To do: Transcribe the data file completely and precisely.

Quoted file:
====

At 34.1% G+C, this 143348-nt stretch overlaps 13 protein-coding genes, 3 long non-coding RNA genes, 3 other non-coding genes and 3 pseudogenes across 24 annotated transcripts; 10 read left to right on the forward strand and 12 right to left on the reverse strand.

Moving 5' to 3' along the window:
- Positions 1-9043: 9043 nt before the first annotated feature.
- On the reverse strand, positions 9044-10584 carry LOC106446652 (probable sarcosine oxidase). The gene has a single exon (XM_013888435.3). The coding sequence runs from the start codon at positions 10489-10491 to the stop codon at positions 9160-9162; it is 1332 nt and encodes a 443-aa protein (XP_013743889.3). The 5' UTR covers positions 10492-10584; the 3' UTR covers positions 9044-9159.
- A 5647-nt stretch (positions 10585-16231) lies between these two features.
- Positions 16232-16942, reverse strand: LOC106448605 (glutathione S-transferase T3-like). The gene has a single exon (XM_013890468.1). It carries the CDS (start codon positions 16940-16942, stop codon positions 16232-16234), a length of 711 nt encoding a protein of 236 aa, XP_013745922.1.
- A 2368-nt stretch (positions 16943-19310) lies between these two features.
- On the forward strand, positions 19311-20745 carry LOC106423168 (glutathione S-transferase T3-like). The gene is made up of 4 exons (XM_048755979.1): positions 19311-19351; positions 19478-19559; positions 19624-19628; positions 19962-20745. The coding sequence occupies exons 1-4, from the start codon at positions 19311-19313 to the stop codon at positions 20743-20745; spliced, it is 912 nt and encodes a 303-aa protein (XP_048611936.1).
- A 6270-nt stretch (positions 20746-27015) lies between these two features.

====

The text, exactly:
At 34.1% G+C, this 143348-nt stretch overlaps 13 protein-coding genes, 3 long non-coding RNA genes, 3 other non-coding genes and 3 pseudogenes across 24 annotated transcripts; 10 read left to right on the forward strand and 12 right to left on the reverse strand.

Moving 5' to 3' along the window:
- Positions 1-9043: 9043 nt before the first annotated feature.
- On the reverse strand, positions 9044-10584 carry LOC106446652 (probable sarcosine oxidase). The gene has a single exon (XM_013888435.3). The coding sequence runs from the start codon at positions 10489-10491 to the stop codon at positions 9160-9162; it is 1332 nt and encodes a 443-aa protein (XP_013743889.3). The 5' UTR covers positions 10492-10584; the 3' UTR covers positions 9044-9159.
- A 5647-nt stretch (positions 10585-16231) lies between these two features.
- Positions 16232-16942, reverse strand: LOC106448605 (glutathione S-transferase T3-like). The gene has a single exon (XM_013890468.1). It carries the CDS (start codon positions 16940-16942, stop codon positions 16232-16234), a length of 711 nt encoding a protein of 236 aa, XP_013745922.1.
- A 2368-nt stretch (positions 16943-19310) lies between these two features.
- On the forward strand, positions 19311-20745 carry LOC106423168 (glutathione S-transferase T3-like). The gene is made up of 4 exons (XM_048755979.1): positions 19311-19351; positions 19478-19559; positions 19624-19628; positions 19962-20745. The coding sequence occupies exons 1-4, from the start codon at positions 19311-19313 to the stop codon at positions 20743-20745; spliced, it is 912 nt and encodes a 303-aa protein (XP_048611936.1).
- A 6270-nt stretch (positions 20746-27015) lies between these two features.